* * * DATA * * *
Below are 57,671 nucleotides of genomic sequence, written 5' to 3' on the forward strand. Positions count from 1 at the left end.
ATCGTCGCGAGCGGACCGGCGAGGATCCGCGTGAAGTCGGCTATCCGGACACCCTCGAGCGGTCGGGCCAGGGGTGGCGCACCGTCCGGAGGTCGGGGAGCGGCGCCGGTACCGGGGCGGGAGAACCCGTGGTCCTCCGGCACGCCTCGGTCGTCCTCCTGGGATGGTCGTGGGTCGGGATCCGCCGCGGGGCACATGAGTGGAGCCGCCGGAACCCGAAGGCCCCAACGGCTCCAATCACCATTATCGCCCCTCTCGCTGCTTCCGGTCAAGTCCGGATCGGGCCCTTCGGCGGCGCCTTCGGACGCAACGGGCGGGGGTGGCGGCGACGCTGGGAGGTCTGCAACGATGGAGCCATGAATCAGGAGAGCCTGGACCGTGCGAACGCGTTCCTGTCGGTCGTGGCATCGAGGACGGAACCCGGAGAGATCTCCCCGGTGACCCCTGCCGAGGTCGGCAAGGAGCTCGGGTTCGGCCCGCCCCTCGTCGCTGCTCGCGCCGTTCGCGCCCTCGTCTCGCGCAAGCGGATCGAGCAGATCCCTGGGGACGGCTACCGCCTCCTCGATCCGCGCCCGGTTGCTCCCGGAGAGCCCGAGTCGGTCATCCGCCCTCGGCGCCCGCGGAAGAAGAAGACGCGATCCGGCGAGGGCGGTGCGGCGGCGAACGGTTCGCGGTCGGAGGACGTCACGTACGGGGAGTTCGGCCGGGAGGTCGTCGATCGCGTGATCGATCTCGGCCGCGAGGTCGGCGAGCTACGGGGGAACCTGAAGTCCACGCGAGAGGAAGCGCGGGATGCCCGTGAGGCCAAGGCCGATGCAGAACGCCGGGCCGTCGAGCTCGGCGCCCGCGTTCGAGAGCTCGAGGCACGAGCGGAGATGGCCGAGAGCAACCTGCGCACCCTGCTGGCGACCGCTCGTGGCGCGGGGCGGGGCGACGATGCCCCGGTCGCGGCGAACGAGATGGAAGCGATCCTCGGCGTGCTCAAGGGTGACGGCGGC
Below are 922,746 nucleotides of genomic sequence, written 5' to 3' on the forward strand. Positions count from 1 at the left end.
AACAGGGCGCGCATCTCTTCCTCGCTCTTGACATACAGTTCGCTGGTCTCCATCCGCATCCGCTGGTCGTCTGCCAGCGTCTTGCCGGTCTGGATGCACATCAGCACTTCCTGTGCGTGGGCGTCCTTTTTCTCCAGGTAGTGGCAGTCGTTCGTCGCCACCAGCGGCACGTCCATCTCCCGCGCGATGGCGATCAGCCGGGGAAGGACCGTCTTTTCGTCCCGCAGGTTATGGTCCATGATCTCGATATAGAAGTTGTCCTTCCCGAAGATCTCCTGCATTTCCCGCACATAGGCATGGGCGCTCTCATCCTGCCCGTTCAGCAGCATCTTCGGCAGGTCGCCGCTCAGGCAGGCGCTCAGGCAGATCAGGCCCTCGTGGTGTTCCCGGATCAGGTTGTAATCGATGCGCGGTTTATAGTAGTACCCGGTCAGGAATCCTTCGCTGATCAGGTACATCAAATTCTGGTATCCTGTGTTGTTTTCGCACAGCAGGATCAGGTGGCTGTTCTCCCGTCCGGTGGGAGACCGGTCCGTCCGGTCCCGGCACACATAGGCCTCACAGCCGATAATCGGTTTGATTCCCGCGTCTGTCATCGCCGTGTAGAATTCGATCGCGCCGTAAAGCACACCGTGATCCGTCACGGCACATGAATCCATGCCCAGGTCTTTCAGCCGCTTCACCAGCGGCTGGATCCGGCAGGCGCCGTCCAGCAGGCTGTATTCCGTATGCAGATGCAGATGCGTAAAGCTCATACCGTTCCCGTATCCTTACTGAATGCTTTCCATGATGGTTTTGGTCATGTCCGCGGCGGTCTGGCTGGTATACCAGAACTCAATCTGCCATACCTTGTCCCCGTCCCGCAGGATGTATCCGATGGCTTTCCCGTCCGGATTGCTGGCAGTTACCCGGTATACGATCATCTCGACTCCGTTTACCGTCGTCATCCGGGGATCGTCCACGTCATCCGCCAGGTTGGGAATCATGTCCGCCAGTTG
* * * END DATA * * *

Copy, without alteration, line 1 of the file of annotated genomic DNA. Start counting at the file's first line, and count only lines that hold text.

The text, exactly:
Below are 57,671 nucleotides of genomic sequence, written 5' to 3' on the forward strand. Positions count from 1 at the left end.